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How to Be Saved

(Romans 10:5-17)

Lesson 6 -- second quarter 2005
April 10, 2005

by Mark Roth
© Copyright 2005, Christian Light Publications

Probing Your Own Heart

Are you sure of and secure in your salvation?

On what basis?

Building on Some Foundational Concepts

Faith, correctly placed, brings salvation.

Faith, no matter how noble or certain, does not of itself guarantee salvation. The solution to man's lost condition is not faith, but Jesus! It is not sufficient to confess and believe -- of that, Romans 10:9 leaves absolutely no doubt: "If thou shalt confess with thy mouth the Lord Jesus, and shalt believe in thine heart that God hath raised him from the dead, thou shalt be saved." Only those whose faith leads them to call on Jesus shall be saved (Romans 10:12).

Salvation has no social or cultural boundaries.

God's people must never, ever, allow any individual to be excluded from the Gospel because of social, cultural, or ethnic considerations. Since God has not established such a barrier to His redeeming grace, how shall we dare to? In God's eyes, "there is no difference between the Jew and the Greek."

One's salvation is dependent on others' faithfulness.

Everyone's salvation is a personal condition resulting from a personal choice resulting from a group effort (Romans 10:14,15). Before any "whosoever" can call upon the Lord unto salvation, the church must send forth those who will declare the message.

Saving faith is not natural to the human heart.

If faith which results in salvation were natural to us, we would not need senders and messengers. In fact, we wouldn't need God's Word. But since saving faith is not natural to our hearts, God has provided His Word and His people so that faith might come "by hearing...the word of God" (Romans 10:17).

Questions and Responses

What kind of shame is Romans 10:11 talking about?

This shame could be identified as sheepishness or humiliation. Those who have taken Jesus as Lord receive boldness and courage so that they need not experience any sheepishness or humiliation at identifying themselves with Jesus and in confessing Him with their mouths.

This shame also could be identified as disappointment or confusion. Jesus will not let us down if we believe on Him. His faithfulness and power will most surely lead to the fulfillment of the hope which He has put in the hearts of His people.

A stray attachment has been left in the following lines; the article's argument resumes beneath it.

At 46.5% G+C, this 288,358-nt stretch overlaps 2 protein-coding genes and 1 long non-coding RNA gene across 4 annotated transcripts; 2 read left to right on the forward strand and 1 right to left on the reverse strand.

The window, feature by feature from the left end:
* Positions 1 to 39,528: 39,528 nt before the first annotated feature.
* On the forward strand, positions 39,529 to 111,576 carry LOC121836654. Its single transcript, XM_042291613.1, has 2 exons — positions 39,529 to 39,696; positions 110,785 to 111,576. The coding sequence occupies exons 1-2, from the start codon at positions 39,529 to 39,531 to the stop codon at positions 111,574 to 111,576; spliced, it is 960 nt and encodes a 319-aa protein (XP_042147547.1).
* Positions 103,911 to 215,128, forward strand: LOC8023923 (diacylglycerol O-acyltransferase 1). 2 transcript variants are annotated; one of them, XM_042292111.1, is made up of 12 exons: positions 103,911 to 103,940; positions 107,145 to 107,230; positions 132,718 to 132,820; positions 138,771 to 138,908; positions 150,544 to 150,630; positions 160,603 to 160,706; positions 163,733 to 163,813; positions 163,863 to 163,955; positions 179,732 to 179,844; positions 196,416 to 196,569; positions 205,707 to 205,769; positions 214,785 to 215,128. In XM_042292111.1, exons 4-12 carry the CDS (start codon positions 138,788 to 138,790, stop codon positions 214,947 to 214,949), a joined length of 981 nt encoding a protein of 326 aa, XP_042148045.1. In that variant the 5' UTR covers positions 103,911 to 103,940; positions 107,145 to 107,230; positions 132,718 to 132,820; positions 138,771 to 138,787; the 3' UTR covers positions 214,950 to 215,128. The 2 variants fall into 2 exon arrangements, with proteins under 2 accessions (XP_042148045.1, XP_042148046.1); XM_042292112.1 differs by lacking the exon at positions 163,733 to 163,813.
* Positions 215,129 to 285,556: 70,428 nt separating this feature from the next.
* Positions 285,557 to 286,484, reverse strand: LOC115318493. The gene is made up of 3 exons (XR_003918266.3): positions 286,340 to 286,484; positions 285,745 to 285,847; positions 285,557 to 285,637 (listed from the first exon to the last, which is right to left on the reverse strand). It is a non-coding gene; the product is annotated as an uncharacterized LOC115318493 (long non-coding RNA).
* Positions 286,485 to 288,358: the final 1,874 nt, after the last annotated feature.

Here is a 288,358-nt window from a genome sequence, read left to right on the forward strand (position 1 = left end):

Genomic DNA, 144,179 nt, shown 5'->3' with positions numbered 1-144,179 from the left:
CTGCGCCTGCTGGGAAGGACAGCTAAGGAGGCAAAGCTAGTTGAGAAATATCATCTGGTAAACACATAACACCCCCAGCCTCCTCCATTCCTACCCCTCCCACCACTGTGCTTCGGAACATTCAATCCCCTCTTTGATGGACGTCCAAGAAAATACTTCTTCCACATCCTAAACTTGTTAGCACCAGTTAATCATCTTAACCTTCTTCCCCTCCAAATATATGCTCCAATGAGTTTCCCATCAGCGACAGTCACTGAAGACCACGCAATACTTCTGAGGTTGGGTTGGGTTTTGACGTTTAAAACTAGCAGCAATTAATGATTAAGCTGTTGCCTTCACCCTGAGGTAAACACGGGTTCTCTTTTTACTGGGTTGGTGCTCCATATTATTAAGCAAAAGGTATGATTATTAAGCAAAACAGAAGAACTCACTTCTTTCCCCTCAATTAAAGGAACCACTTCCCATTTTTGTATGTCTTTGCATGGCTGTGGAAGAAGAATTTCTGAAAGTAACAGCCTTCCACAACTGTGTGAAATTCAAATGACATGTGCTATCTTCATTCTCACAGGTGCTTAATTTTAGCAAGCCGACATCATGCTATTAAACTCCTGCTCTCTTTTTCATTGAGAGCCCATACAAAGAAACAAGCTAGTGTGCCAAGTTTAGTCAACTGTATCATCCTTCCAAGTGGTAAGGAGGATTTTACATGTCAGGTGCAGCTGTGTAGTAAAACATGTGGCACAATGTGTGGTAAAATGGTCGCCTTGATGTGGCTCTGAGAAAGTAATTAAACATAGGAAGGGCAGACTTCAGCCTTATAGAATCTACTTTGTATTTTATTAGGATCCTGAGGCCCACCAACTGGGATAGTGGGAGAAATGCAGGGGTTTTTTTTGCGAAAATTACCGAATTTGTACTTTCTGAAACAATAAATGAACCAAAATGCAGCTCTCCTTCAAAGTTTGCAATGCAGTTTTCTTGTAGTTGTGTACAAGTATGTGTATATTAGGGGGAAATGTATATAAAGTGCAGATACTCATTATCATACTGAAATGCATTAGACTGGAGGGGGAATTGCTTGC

Which are more important: the preachers or the senders?

Is this not a question of the flesh? Why else should it matter to me which is more important, my assignment or hers? "They measuring themselves by themselves, and comparing themselves among themselves, are not wise" (2 Corinthians 10:12).

That said, having served as a "boots on the ground" sent one, I assure you that the faithful sender is no less important, essential, and valuable to the mission than the sent one. We are all "labourers together with God" (1 Corinthians 3:9). Mission work must be executed as a whole-body endeavor or it surely shall fail to achieve its full potential. God brings success to the faithful mission efforts of any congregation that is "fitly joined together" and knit into unity "by that which every joint supplieth" because of the coordinated, effective "working...of every part" (Ephesians 4:16).

What can we do to promote faith in another person's heart?

Consider again Romans 10:14 and 15. To promote faith in the heart of another you must be a sender or a herald ("preacher") or both. Otherwise, "how shall they believe in him of whom they have not heard?"

Having accepted the assignment of sender or herald, do not fail to consider Romans 10:17 as well. To promote faith in another, you must declare to them God's Word.

Also consider 1 Thessalonians 1:6. To promote faith in the life of another you must exemplify and demonstrate a faithful life of faith. If someone tried to follow Jesus by following you, would they succeed in following Jesus?

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